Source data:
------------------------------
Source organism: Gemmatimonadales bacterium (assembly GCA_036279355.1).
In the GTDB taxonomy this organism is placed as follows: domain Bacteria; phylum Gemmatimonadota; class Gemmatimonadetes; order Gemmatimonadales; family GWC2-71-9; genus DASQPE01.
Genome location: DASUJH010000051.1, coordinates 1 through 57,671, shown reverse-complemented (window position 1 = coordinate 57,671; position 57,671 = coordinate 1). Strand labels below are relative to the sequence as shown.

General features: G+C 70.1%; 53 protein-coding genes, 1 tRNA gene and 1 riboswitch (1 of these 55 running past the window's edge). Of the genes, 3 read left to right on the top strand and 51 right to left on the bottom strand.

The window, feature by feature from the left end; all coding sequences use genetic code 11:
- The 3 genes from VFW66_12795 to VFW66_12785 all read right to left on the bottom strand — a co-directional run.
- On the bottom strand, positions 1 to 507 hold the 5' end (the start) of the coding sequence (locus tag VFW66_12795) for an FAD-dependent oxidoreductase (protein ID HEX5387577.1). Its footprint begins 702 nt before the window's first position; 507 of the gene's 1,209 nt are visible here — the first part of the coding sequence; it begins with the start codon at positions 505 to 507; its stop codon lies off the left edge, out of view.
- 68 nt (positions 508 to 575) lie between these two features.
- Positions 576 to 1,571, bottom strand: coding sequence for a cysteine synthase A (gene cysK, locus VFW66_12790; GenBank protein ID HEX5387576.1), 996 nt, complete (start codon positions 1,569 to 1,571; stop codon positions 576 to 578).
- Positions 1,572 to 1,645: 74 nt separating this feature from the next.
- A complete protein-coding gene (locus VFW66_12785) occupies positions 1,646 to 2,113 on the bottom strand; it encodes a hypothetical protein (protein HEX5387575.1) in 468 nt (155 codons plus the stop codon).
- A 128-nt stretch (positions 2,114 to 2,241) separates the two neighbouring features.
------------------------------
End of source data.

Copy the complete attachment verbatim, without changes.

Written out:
Source organism: Gemmatimonadales bacterium (assembly GCA_036279355.1).
In the GTDB taxonomy this organism is placed as follows: domain Bacteria; phylum Gemmatimonadota; class Gemmatimonadetes; order Gemmatimonadales; family GWC2-71-9; genus DASQPE01.
Genome location: DASUJH010000051.1, coordinates 1 through 57,671, shown reverse-complemented (window position 1 = coordinate 57,671; position 57,671 = coordinate 1). Strand labels below are relative to the sequence as shown.

General features: G+C 70.1%; 53 protein-coding genes, 1 tRNA gene and 1 riboswitch (1 of these 55 running past the window's edge). Of the genes, 3 read left to right on the top strand and 51 right to left on the bottom strand.

The window, feature by feature from the left end; all coding sequences use genetic code 11:
- The 3 genes from VFW66_12795 to VFW66_12785 all read right to left on the bottom strand — a co-directional run.
- On the bottom strand, positions 1 to 507 hold the 5' end (the start) of the coding sequence (locus tag VFW66_12795) for an FAD-dependent oxidoreductase (protein ID HEX5387577.1). Its footprint begins 702 nt before the window's first position; 507 of the gene's 1,209 nt are visible here — the first part of the coding sequence; it begins with the start codon at positions 505 to 507; its stop codon lies off the left edge, out of view.
- 68 nt (positions 508 to 575) lie between these two features.
- Positions 576 to 1,571, bottom strand: coding sequence for a cysteine synthase A (gene cysK, locus VFW66_12790; GenBank protein ID HEX5387576.1), 996 nt, complete (start codon positions 1,569 to 1,571; stop codon positions 576 to 578).
- Positions 1,572 to 1,645: 74 nt separating this feature from the next.
- A complete protein-coding gene (locus VFW66_12785) occupies positions 1,646 to 2,113 on the bottom strand; it encodes a hypothetical protein (protein HEX5387575.1) in 468 nt (155 codons plus the stop codon).
- A 128-nt stretch (positions 2,114 to 2,241) separates the two neighbouring features.